Claudio Ranieri’s first stint as a manager was with a relatively small team, Campania Puteolana, in Pozzuli, Italy. In 1988, he switched to Cagliari and made a name for himself. The team was successful in many seasons and won the Coppa Italia Series C in 1989. Ranieri was credited with the team’s success.
In 1991, he moved to manage Napoli, a club he had limited success with. In his second year as its manager, he was fired by the club’s owner after the team was eliminated early from the UEFA Cup.
In 1993, he joined Fiorentina and took charge of the team. Despite initial hurdles, the team won the Coppa Italia and Supercoppa Italiana in 1996. He also introduced players such as Rui Costa and Franceso Baiano to the country. However, the team’s second season was less successful.
He moved to Spain in 1997 to take control of Valencia and was the coach there until 1999. He became popular and helped the team win the UEFA Intertoto Cup (1998) and the Copa del Rey (1999). He was credited for bringing back energy and grit into the team, and left his position there as a popular man.
In 1999, he signed a contract with Atletico Madrid as the manager. However, the team struggled and barely managed to make a name for themselves. Before he could be sacked, Ranieri thought it wise to resign and move on.
He joined as the head coach for Chelsea in September 2000. Barring initial language barrier, Ranieri’s hard work was appreciated by many. He continued sprucing up and rebuilding the squad. He signed several new names, but the performance of the team was still below average.
In his third season with Chelsea, he was constantly criticized for his ways and was nicknamed ‘Tinkerman’. However, the team’s journey in the season was successful and they qualified for the Champions League. Ranieri’s resilient spirit was finally appreciated by the media and fans.
In 2003, after changes in the upper management of Chelsea, Ranieri’s position became unsteady and he poured his heart and soul in signing new players, including Damien Duff, Joe Cole, Wayne Bridge, etc. The gamble worked, and the team stood second in the Premier League.
Under Ranieri, Chelsea made many records and broke some as well. Despite a massively successful show, he was asked to leave in 2004 and was replaced by Jose Mourinho.
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Many big names and key players who play for Chelsea today were spotted and mentored by Ranieri, and he left the club a successful man. He published ‘Proud Man Walking’, a memoir describing his last year with Chelsea, in 2004.
In 2004, he signed a 3-year contract with Valencia as its coach. He signed many new players and got a great start in the season. However, the team’s later slump and a few erratic decisions by Ranieri cost him his job, and he was sacked in 2005 after receiving a severance of £3 million.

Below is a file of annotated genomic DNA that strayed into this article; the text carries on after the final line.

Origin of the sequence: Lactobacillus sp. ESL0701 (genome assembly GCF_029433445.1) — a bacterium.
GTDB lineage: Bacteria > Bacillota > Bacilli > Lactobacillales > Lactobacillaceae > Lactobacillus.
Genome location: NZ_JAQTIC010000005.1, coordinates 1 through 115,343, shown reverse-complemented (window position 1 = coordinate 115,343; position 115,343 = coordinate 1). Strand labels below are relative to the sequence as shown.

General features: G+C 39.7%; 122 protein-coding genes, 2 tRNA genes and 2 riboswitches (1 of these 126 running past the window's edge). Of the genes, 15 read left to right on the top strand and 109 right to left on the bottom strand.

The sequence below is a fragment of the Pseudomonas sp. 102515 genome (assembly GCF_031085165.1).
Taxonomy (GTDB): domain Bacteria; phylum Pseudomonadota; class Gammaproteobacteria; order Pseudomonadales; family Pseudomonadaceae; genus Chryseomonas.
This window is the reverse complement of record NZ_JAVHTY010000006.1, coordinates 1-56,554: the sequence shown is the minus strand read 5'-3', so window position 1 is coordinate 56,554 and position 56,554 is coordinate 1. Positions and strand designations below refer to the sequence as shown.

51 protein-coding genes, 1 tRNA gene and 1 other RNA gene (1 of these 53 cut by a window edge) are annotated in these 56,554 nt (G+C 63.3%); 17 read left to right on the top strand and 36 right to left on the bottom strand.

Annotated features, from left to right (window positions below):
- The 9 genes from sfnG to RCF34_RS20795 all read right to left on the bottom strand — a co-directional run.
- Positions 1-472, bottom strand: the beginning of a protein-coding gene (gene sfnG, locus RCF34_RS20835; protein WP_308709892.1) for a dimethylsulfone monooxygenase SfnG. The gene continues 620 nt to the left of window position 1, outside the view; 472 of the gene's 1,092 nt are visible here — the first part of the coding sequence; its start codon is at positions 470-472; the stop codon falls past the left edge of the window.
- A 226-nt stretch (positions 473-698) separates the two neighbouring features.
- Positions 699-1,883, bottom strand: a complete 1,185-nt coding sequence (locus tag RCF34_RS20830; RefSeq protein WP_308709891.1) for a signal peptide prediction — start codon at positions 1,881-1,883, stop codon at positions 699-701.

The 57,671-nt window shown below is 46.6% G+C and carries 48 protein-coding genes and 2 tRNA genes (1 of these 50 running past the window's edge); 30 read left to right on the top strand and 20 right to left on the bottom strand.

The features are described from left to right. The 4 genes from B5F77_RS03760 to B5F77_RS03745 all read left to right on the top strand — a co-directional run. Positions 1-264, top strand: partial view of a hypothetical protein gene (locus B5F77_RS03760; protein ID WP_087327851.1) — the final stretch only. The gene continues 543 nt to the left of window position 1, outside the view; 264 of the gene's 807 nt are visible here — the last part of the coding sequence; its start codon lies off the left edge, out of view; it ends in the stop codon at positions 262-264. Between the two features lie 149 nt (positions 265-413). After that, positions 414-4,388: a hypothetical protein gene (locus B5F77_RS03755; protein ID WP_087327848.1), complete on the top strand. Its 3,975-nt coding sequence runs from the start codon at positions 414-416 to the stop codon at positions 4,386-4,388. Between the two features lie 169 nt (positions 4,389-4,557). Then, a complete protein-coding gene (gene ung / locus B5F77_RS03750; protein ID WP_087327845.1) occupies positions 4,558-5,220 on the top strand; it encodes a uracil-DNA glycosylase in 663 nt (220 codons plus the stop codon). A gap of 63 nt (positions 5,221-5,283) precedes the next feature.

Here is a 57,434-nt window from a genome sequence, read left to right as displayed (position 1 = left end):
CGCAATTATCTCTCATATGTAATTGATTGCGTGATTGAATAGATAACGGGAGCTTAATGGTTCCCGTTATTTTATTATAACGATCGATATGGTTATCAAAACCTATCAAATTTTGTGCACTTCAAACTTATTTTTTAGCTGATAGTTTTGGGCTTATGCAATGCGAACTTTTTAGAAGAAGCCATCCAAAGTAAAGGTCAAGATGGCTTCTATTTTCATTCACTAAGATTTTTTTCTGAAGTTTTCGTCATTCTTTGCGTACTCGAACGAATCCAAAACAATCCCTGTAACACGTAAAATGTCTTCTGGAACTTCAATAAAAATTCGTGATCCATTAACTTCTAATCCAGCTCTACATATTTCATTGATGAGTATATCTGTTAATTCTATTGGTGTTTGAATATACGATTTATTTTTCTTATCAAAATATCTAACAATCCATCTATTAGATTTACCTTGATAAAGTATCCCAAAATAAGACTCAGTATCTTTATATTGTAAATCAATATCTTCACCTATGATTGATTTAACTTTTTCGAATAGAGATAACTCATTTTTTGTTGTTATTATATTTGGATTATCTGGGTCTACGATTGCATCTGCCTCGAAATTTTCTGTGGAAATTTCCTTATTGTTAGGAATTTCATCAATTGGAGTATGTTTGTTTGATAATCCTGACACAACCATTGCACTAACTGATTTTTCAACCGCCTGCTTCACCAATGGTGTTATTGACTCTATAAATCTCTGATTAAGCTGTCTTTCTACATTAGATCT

In 2007, he was revealed as the new manager of Parma. Under him, Parma started off impressively and avoided elimination. However, the club did not renew his contract for the next season, and Ranieri moved to Juventus with a 3-year contract.
At Juventus, Ranieri continued bringing in new talent and led the team to a third spot in the first season. Ranieri’s choices on the field continued to be questioned, and he was sacked from the team in May 2009.
Ranieri moved back home in 2009 to his original club Roma as its manager. He became the head coach, and the team’s performance was strikingly different under him. They won more games and set a record of 23 unbeaten matches. The media appreciated Ranieri’s encouragement of local talent.
Despite early successes, Roma couldn’t convert their wins into trophies and often lost in the finals. Ranieri resigned in February 2011 after many failed matches. He moved on to Inter in September 2011 and signed a 2-year contract with them.
With Inter, Ranieri’s early matches were dotted with wins and later often resulted in slumps. After a series of defeats, he was asked to leave. When he joined Monaco, the same unsuccessful fate followed Ranieri and his contract with Monaco ended in 2014 unrenewed.
In 2014, he became the manager of the Greece National team, but local barriers and geographical boundaries made his tenure in Greece troublesome, and he was sacked in November 2014.
In July 2015, he was announced as the manager of Leicester City. His first season with them was a roaring success, and the club stood first in the Premier League. It was the first title victory for the team. The triumph was credited to Ranieri’s tactics and inspirational leadership. He is said to have brought new energy to the team ensuring its worldwide recognition. He was dubbed ‘King Claudio’ after the win.
The second season for Leicester City wasn’t as successful, and they lost many matches. Following the losses, Ranieri was sacked in February 2017 amidst contradictory opinions. However, the players blamed themselves and bid adieu to the coach with cheer.
After leaving Leicester City, Ranieri managed several teams. He was the manager of Rest of the World team at Soccer Aid in April 2016, and then became Nantes’s manager in 2017. In November 2018, he became the manager of Fulham and continues to hold that position.